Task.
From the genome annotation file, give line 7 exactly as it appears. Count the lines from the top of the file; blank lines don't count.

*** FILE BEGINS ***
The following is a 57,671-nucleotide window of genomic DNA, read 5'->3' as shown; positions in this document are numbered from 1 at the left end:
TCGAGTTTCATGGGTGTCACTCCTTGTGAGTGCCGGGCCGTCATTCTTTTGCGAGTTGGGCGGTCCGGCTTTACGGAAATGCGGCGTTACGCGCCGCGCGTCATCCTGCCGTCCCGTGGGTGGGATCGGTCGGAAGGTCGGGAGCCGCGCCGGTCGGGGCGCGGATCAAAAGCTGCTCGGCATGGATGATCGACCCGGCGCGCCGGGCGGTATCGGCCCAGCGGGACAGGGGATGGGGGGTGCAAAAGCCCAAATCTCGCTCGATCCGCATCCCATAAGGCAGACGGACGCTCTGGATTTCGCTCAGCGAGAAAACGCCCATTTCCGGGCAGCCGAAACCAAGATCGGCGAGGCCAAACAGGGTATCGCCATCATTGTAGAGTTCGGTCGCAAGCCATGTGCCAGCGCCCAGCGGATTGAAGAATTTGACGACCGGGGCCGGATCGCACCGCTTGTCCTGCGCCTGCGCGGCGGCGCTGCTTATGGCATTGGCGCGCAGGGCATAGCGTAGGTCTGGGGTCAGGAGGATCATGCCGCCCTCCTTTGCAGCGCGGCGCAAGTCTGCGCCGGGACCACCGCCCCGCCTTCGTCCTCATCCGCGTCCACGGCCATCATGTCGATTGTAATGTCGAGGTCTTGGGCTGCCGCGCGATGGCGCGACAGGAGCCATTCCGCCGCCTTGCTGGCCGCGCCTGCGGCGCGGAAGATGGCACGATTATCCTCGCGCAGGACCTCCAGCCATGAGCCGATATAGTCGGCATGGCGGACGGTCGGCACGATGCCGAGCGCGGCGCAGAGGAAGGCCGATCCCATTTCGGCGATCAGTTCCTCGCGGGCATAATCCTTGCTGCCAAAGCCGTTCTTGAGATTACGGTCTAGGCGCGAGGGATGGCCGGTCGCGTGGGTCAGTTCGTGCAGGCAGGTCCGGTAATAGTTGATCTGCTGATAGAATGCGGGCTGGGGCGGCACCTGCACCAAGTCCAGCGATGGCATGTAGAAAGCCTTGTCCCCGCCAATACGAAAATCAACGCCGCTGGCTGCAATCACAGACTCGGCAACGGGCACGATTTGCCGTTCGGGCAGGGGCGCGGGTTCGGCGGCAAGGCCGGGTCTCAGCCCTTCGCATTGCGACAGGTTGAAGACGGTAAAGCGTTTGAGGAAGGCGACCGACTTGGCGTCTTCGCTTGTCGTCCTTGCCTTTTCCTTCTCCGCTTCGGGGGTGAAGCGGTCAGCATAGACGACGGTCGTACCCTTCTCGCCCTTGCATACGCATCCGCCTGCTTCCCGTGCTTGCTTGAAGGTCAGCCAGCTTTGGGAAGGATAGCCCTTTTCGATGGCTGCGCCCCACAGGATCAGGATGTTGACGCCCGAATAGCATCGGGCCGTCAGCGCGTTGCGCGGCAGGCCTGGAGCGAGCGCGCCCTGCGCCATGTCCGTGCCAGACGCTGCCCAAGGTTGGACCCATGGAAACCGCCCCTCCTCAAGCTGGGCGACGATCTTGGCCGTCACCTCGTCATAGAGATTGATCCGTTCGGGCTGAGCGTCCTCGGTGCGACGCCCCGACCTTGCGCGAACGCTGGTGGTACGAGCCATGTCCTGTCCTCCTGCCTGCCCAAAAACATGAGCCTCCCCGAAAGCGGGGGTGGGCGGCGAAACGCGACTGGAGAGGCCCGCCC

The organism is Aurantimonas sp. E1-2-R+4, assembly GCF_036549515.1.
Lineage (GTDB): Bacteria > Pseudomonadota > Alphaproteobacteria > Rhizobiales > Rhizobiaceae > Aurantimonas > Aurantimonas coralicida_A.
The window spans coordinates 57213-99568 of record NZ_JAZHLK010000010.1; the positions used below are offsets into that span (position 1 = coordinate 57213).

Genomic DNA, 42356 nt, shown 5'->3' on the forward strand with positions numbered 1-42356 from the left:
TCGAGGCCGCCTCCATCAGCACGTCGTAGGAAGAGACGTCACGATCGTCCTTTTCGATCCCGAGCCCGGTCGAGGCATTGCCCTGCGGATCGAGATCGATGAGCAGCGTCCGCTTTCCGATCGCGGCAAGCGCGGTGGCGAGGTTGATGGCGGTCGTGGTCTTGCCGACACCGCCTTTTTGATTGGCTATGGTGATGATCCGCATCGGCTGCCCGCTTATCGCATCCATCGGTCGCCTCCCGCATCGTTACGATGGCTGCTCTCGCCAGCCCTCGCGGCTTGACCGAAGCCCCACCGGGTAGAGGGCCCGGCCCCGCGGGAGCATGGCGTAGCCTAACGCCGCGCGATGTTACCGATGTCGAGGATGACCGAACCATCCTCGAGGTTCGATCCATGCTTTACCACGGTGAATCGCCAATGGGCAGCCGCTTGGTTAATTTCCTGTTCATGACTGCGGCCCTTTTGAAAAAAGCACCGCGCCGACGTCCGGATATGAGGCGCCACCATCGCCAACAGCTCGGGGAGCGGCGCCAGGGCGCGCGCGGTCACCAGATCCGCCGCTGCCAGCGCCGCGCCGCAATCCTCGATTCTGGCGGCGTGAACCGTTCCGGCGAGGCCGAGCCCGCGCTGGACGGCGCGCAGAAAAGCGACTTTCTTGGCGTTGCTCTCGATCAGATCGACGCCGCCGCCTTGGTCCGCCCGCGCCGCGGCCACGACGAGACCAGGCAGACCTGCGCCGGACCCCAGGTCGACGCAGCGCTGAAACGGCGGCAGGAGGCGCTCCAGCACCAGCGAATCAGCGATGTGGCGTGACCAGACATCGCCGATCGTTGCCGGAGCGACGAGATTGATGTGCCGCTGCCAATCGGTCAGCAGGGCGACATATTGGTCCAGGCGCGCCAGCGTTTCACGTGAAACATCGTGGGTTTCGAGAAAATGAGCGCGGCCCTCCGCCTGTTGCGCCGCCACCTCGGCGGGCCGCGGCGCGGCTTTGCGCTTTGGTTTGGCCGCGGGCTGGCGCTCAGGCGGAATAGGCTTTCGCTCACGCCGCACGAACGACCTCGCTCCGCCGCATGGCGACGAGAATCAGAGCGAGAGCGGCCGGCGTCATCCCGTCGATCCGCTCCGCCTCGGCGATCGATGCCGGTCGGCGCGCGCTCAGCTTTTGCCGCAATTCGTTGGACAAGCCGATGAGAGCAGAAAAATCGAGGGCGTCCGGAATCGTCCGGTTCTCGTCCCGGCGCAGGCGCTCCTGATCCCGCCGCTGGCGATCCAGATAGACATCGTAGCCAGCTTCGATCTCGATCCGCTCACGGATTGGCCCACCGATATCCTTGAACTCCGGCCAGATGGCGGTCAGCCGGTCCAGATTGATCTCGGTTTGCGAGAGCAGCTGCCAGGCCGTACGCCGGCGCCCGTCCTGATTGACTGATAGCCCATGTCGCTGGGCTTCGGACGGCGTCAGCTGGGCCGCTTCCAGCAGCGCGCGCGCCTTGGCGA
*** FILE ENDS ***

TCGAGGCCGCCTCCATCAGCACGTCGTAGGAAGAGACGTCACGATCGTCCTTTTCGATCCCGAGCCCGGTCGAGGCATTGCCCTGCGGATCGAGATCGATGAGCAGCGTCCGCTTTCCGATCGCGGCAAGCGCGGTGGCGAGGTTGATGGCGGTCGTGGTCTTGCCGACACCGCCTTTTTGATTGGCTATGGTGATGATCCGCATCGGCTGCCCGCTTATCGCATCCATCGGTCGCCTCCCGCATCGTTACGATGGCTGCTCTCGCCAGCCCTCGCGGCTTGACCGAAGCCCCACCGGGTAGAGGGCCCGGCCCCGCGGGAGCATGGCGTAGCCTAACGCCGCGCGATGTTACCGATGTCGAGGATGACCGAACCATCCTCGAGGTTCGATCCATGCTTTACCACGGTGAATCGCCAATGGGCAGCCGCTTGGTTAATTTCCTGTTCATGACTGCGGCCCTTTTGAAAAAAGCACCGCGCCGACGTCCGGATATGAGGCGCCACCATCGCCAACAGCTCGGGGAGCGGCGCCAGGGCGCGCGCGGTCACCAGATCCGCCGCTGCCAGCGCCGCGCCGCAATCCTCGATTCTGGCGGCGTGAACCGTTCCGGCGAGGCCGAGCCCGCGCTGGACGGCGCGCAGAAAAGCGACTTTCTTGGCGTTGCTCTCGATCAGATCGACGCCGCCGCCTTGGTCCGCCCGCGCCGCGGCCACGACGAGACCAGGCAGACCTGCGCCGGACCCCAGGTCGACGCAGCGCTGAAACGGCGGCAGGAGGCGCTCCAGCACCAGCGAATCAGCGATGTGGCGTGACCAGACATCGCCGATCGTTGCCGGAGCGACGAGATTGATGTGCCGCTGCCAATCGGTCAGCAGGGCGACATATTGGTCCAGGCGCGCCAGCGTTTCACGTGAAACATCGTGGGTTTCGAGAAAATGAGCGCGGCCCTCCGCCTGTTGCGCCGCCACCTCGGCGGGCCGCGGCGCGGCTTTGCGCTTTGGTTTGGCCGCGGGCTGGCGCTCAGGCGGAATAGGCTTTCGCTCACGCCGCACGAACGACCTCGCTCCGCCGCATGGCGACGAGAATCAGAGCGAGAGCGGCCGGCGTCATCCCGTCGATCCGCTCCGCCTCGGCGATCGATGCCGGTCGGCGCGCGCTCAGCTTTTGCCGCAATTCGTTGGACAAGCCGATGAGAGCAGAAAAATCGAGGGCGTCCGGAATCGTCCGGTTCTCGTCCCGGCGCAGGCGCTCCTGATCCCGCCGCTGGCGATCCAGATAGACATCGTAGCCAGCTTCGATCTCGATCCGCTCACGGATTGGCCCACCGATATCCTTGAACTCCGGCCAGATGGCGGTCAGCCGGTCCAGATTGATCTCGGTTTGCGAGAGCAGCTGCCAGGCCGTACGCCGGCGCCCGTCCTGATTGACTGATAGCCCATGTCGCTGGGCTTCGGACGGCGTCAGCTGGGCCGCTTCCAGCAGCGCGCGCGCCTTGGCGA